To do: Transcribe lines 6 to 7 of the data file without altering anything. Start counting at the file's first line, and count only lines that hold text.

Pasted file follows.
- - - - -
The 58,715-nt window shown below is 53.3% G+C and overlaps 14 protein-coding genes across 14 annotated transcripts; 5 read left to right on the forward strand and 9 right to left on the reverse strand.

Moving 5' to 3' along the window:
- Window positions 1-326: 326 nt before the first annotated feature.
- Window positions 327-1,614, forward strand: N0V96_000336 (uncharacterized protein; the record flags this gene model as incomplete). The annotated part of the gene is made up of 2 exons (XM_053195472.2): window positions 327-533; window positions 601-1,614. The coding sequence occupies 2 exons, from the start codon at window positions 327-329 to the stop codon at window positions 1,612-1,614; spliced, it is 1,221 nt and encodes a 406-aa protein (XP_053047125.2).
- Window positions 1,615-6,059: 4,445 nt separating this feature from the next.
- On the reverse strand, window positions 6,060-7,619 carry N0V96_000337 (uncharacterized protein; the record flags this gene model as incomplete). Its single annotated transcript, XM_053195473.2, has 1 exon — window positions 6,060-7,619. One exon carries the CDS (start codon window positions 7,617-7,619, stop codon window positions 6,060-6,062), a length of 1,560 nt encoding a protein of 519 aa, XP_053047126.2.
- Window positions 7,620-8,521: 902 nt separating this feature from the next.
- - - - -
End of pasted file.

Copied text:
- On the reverse strand, window positions 6,060-7,619 carry N0V96_000337 (uncharacterized protein; the record flags this gene model as incomplete). Its single annotated transcript, XM_053195473.2, has 1 exon — window positions 6,060-7,619. One exon carries the CDS (start codon window positions 7,617-7,619, stop codon window positions 6,060-6,062), a length of 1,560 nt encoding a protein of 519 aa, XP_053047126.2.
- Window positions 7,620-8,521: 902 nt separating this feature from the next.